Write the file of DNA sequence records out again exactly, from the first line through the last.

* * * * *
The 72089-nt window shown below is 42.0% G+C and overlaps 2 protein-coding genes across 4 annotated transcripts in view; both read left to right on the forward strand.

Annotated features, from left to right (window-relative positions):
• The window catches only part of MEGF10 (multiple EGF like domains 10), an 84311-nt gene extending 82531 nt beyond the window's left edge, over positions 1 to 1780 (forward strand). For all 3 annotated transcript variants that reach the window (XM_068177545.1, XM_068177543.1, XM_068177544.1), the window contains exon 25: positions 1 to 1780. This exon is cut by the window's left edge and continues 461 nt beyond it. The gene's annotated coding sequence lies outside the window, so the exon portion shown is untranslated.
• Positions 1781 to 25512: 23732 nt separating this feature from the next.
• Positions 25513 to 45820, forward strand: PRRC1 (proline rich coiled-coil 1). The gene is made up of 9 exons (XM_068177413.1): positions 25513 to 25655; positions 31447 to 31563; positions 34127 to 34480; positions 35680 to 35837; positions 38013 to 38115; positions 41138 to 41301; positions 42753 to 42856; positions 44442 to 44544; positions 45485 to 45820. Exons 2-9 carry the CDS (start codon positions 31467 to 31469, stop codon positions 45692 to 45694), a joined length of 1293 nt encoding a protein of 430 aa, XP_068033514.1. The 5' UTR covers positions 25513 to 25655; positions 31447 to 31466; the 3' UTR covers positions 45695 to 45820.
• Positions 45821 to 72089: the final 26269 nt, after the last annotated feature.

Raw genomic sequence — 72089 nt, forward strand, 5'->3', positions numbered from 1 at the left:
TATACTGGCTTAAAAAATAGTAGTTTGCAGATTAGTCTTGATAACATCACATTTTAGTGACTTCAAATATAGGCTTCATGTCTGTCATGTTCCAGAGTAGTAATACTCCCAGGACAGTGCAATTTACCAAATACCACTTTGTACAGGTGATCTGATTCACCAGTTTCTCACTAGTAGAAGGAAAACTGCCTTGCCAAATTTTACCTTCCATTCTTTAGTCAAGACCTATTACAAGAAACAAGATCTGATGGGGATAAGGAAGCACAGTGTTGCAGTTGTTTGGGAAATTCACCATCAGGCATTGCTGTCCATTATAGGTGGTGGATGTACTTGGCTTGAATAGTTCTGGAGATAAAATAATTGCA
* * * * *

The 72089-nt window shown below is 42.0% G+C and overlaps 2 protein-coding genes across 4 annotated transcripts in view; both read left to right on the forward strand.

Annotated features, from left to right (window-relative positions):
• The window catches only part of MEGF10 (multiple EGF like domains 10), an 84311-nt gene extending 82531 nt beyond the window's left edge, over positions 1 to 1780 (forward strand). For all 3 annotated transcript variants that reach the window (XM_068177545.1, XM_068177543.1, XM_068177544.1), the window contains exon 25: positions 1 to 1780. This exon is cut by the window's left edge and continues 461 nt beyond it. The gene's annotated coding sequence lies outside the window, so the exon portion shown is untranslated.
• Positions 1781 to 25512: 23732 nt separating this feature from the next.
• Positions 25513 to 45820, forward strand: PRRC1 (proline rich coiled-coil 1). The gene is made up of 9 exons (XM_068177413.1): positions 25513 to 25655; positions 31447 to 31563; positions 34127 to 34480; positions 35680 to 35837; positions 38013 to 38115; positions 41138 to 41301; positions 42753 to 42856; positions 44442 to 44544; positions 45485 to 45820. Exons 2-9 carry the CDS (start codon positions 31467 to 31469, stop codon positions 45692 to 45694), a joined length of 1293 nt encoding a protein of 430 aa, XP_068033514.1. The 5' UTR covers positions 25513 to 25655; positions 31447 to 31466; the 3' UTR covers positions 45695 to 45820.
• Positions 45821 to 72089: the final 26269 nt, after the last annotated feature.

Raw genomic sequence — 72089 nt, forward strand, 5'->3', positions numbered from 1 at the left:
TATACTGGCTTAAAAAATAGTAGTTTGCAGATTAGTCTTGATAACATCACATTTTAGTGACTTCAAATATAGGCTTCATGTCTGTCATGTTCCAGAGTAGTAATACTCCCAGGACAGTGCAATTTACCAAATACCACTTTGTACAGGTGATCTGATTCACCAGTTTCTCACTAGTAGAAGGAAAACTGCCTTGCCAAATTTTACCTTCCATTCTTTAGTCAAGACCTATTACAAGAAACAAGATCTGATGGGGATAAGGAAGCACAGTGTTGCAGTTGTTTGGGAAATTCACCATCAGGCATTGCTGTCCATTATAGGTGGTGGATGTACTTGGCTTGAATAGTTCTGGAGATAAAATAATTGCA